Carport to Playroom Conversion
By: Danny Lipford
To meet the needs of a growing family, we convert an existing underused carport into a 13’x15′ playroom for the family’s three children. Plus, there’s enough room for two storage rooms and a grilling station for Mom and Dad.
Although time consuming to create, a custom tapered roof with modified rafters and rolled roofing material provided the needed slope to solve drainage problems. With a combination of new walls and modified existing walls the playroom quickly took shape.
A new concrete slab was poured and fiber cement siding replaced damaged wood siding. On the inside, a two man crew managed the drywall work.
Finishing touches included moldings, a fresh coat of paint, a custom built entertainment center, and built-in lockers for the kids.
Outside there’s both covered and uncovered space for entertaining or just plain relaxing and with a great new grilling station even the cooking chores don’t seem like much work.
Other Tips Seen in This Episode
Simple Solutions with Joe Truini:
Safety Equipment Storage
Everyone knows the importance of using safety equipment around the house, and do-it-yourselfers are even more aware of the need when using power equipment. The problem is finding the safety gear when you need it. Keep safety equipment easy to find and by putting safety glasses, dust masks, and earplugs in a resealable plastic baggie. Attach a binder clip to the baggy and hang your safety equipment in your garage or shop on pegboard or by nail.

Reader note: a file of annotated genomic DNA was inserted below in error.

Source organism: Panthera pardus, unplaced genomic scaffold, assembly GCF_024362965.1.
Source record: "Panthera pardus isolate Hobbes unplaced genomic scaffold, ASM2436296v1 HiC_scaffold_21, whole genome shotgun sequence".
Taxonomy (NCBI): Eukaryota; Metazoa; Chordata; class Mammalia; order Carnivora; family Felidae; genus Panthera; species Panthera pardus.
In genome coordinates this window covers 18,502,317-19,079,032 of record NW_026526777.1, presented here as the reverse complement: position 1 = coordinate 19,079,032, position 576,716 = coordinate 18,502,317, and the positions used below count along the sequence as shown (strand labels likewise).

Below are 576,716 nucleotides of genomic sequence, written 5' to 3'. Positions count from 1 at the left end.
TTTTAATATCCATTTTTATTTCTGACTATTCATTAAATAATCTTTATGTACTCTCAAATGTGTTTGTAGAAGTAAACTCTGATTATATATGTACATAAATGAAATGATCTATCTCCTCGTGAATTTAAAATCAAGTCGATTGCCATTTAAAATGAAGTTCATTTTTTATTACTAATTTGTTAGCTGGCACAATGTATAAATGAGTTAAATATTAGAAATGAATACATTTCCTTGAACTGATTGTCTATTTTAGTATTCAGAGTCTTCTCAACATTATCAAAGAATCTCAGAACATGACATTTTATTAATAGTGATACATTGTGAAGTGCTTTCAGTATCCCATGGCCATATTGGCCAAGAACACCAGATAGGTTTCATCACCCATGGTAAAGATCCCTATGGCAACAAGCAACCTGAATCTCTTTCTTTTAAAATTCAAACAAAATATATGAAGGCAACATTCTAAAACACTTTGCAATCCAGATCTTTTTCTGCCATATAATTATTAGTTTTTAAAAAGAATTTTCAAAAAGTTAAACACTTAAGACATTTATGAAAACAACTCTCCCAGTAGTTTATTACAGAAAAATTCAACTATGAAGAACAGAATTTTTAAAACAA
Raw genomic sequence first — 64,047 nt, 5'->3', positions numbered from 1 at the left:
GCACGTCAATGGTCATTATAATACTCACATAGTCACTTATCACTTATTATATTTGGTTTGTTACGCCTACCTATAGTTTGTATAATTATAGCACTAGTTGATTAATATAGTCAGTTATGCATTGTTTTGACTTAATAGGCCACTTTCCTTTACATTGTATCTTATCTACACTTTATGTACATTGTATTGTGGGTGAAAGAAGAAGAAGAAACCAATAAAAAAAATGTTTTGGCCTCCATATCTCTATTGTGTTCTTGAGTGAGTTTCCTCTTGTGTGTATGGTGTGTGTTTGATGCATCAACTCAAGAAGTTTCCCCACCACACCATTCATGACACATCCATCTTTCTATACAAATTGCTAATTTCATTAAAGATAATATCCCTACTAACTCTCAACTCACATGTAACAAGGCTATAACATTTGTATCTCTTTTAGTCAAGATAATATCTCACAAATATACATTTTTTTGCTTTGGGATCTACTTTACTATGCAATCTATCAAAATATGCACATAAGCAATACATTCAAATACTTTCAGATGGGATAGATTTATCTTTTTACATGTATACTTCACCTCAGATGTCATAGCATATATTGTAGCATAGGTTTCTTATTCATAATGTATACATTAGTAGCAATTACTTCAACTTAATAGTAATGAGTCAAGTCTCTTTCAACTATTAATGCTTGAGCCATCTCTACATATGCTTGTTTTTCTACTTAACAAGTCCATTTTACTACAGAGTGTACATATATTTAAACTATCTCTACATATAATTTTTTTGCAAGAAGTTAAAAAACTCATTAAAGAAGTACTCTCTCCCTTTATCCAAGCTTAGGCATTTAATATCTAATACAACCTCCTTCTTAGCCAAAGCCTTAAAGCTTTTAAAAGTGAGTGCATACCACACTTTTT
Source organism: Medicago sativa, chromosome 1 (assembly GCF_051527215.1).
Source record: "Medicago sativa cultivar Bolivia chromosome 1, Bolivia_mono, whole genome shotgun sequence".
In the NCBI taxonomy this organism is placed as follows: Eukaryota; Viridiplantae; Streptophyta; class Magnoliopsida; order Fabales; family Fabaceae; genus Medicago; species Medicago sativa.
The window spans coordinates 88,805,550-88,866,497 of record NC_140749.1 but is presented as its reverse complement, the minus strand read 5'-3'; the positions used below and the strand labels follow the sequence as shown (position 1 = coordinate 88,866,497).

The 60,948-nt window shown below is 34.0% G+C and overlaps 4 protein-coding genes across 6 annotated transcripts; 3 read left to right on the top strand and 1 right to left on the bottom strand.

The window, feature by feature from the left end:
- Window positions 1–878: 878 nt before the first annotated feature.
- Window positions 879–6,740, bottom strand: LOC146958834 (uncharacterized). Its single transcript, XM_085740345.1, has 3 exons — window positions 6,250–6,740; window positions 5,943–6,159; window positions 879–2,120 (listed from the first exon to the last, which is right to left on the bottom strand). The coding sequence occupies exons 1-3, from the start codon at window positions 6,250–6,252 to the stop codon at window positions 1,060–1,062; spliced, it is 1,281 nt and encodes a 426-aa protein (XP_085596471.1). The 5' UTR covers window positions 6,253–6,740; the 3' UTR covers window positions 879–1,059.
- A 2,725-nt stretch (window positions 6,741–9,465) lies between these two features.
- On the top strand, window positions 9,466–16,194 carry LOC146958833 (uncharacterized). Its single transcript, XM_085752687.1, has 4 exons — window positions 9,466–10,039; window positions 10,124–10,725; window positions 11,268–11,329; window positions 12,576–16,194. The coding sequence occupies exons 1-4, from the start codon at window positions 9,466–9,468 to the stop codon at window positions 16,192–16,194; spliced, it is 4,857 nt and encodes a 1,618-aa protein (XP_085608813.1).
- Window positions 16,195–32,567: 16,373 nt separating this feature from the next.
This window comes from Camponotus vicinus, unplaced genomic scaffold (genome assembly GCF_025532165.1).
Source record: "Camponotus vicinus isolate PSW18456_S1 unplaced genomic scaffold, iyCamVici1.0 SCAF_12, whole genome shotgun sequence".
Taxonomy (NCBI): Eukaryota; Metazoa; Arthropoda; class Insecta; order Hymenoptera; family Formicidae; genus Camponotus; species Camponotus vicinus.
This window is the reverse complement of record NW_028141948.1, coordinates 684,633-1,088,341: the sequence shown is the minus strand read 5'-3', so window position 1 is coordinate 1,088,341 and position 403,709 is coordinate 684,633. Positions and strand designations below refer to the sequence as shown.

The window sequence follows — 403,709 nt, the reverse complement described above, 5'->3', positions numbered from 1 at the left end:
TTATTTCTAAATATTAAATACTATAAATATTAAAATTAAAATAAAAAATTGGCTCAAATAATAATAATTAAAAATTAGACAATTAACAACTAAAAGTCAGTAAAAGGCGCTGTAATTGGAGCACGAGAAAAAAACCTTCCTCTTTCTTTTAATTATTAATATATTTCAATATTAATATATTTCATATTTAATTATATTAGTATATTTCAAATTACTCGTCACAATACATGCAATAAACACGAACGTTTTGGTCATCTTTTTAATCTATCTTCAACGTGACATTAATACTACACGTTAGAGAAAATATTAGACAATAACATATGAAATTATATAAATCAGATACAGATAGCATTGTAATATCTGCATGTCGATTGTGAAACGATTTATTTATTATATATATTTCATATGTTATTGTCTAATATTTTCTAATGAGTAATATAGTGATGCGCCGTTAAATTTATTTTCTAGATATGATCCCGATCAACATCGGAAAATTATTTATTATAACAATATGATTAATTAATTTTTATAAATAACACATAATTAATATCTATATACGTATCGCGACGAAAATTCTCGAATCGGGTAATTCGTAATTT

Best New Products with Danny Lipford:
RIDGID Woodboring Bits
The new woodboring bits from Ridgid are designed to reduce work time for general carpentry, rough woodwork, and a number of other home maintenance chores. The self-starting screw tip pulls the bit into the material, and the cutting spurs can be resharpened. The bits have a 1/4″ hex shank to make for fast bit changes. The bits come in six sizes: 1/2″, 5/8″, 3/4″, 7/8″, 1″, and 1¼” with prices ranging from about $4 to $6. A pretty good value in general purpose bits.
Around the Yard with Tricia Craven Worley:
Fall Lawn & Garden To-Do’s
As the weather cools down most homeowners turn their attention away from their lawn and garden, but there are a few things that are good to do during the fall season. One is to test your soil for pH and nutrients. Contact your local extension office for a test kit and instructions or check your local home center. Soils with a pH of six or lower may need limestone added to neutralize the soil. Another fall to-do projects is digging up tender bulbs like begonias, dahlia, and gladiolus that won’t make it through the cold temperatures. Store them in a cool, dark, airy location.